The Citizenship-based Blanket Policy
Zhaoyin Feng, BBC reporter based in Washington D.C.
As a Chinese national working for a British media outlet in the U.S., I often find myself caught in the middle of rising global nationalism and geopolitical tensions.
Whether or not to put my byline on articles that are critical of China is a continuous struggle. On Twitter, trolls from both sides accuse me of being either an undercover Chinese Communist Party agent infiltrating the U.S. or a traitor of China smearing my motherland in Western media. Offline, I also feel elevated suspicion over my job — from Washington insiders asking “who do you REALLY work for?” to nationalist Chinese students disapproving of Western media’s coverage. My encounters with people online and offline have become similarly tinged with hostility.
Although the obstacles I face in the U.S. may not compare with the harassment and expulsion some foreign journalists based in China have been subjected to, many mainland Chinese journalists like me will soon start to feel a similar pain as China and the U.S. accelerate their race to the bottom.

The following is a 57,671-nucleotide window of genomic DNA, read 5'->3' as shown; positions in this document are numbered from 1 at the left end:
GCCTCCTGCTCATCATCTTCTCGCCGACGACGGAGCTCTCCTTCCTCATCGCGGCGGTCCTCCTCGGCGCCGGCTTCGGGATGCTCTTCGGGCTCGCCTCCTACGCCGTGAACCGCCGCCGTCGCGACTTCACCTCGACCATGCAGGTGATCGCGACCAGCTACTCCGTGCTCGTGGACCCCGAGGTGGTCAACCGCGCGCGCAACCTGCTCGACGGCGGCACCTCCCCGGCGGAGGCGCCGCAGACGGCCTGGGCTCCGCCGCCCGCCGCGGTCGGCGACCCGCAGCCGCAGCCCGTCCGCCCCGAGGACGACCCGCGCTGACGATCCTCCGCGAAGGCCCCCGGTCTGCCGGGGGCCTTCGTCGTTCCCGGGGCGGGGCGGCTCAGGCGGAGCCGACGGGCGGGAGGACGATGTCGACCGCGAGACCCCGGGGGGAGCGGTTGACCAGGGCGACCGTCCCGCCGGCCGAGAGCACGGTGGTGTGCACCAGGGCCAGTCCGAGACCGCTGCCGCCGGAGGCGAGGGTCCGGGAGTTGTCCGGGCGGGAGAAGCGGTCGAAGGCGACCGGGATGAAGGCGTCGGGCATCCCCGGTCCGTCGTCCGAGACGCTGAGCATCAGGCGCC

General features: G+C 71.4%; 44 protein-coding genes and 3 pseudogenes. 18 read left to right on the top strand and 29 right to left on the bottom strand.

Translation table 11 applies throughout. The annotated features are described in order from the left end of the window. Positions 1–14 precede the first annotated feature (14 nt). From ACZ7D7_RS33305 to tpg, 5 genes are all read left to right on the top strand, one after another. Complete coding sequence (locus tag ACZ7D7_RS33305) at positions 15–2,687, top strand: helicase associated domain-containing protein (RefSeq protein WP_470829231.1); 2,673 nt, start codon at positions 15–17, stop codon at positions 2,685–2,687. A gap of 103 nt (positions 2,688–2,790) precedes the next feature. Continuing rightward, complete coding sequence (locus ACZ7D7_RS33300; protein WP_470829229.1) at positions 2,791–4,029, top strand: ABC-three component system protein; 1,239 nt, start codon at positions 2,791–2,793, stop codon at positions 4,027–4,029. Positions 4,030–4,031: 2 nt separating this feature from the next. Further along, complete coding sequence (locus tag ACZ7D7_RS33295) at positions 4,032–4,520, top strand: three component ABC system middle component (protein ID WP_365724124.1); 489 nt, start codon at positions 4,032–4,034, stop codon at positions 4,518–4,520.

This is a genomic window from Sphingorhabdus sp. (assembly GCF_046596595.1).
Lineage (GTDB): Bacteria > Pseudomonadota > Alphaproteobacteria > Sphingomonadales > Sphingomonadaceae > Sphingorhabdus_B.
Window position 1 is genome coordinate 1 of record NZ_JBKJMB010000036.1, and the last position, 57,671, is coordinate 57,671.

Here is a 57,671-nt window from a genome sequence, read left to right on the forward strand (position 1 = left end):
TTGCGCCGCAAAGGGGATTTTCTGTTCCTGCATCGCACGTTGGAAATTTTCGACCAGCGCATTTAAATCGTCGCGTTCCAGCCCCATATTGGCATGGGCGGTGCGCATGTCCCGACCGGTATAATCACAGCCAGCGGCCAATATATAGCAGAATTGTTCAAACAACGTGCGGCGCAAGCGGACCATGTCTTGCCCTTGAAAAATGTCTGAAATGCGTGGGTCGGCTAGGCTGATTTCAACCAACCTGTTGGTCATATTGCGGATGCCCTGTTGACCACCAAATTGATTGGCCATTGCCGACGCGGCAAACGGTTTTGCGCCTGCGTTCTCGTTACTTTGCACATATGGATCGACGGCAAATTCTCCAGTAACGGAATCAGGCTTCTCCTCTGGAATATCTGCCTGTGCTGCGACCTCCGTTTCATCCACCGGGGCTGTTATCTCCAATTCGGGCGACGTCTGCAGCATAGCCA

The new visa restrictions are hardly surprising. My heart sank two months ago when a senior White House official suggested reevaluating visa conditions for Chinese nationals working for non-state-owned media. But when the bad news eventually broke on a relaxing Friday evening in quarantine, it still put me in a state of shock and disbelief. I had flashbacks of my six years in the U.S. — from attending one of America’s finest graduate programs for international studies to reporting in both English and Chinese for the BBC. After having built my career here for six years, how did I become subject to such suspicion that I must renew my visa every 90 days?
Such a blanket policy targets our citizenship without taking into account our work. It falsely accuses all Chinese media professionals working for non-American media outlets of being state representatives, even if many of them work for independent organizations. The new regulations mean that mainland Chinese reporters at international media companies cannot work freely in the U.S., similar to the situation in their native country.
As Beijing tightens its grip on the press, an increasing number of ambitious Chinese journalists are leaving home for the U.S. to seek greater freedom at work and in life. But now, the U.S. is shutting its door on them, effectively becoming more like its own adversary. But it can never beat China at its own game — it will only turn talents away, damage its own core values, and lay bare its frayed confidence.
Not Every Chinese Journalist Is a Propagandist
Zhang Qi, U.S. Correspondent for Caixin Media 财新传媒
I have worked very hard throughout my professional life to surmount the many obstacles that come with being a Chinese journalist. Today, I’ve exhausted all options and find myself cornered.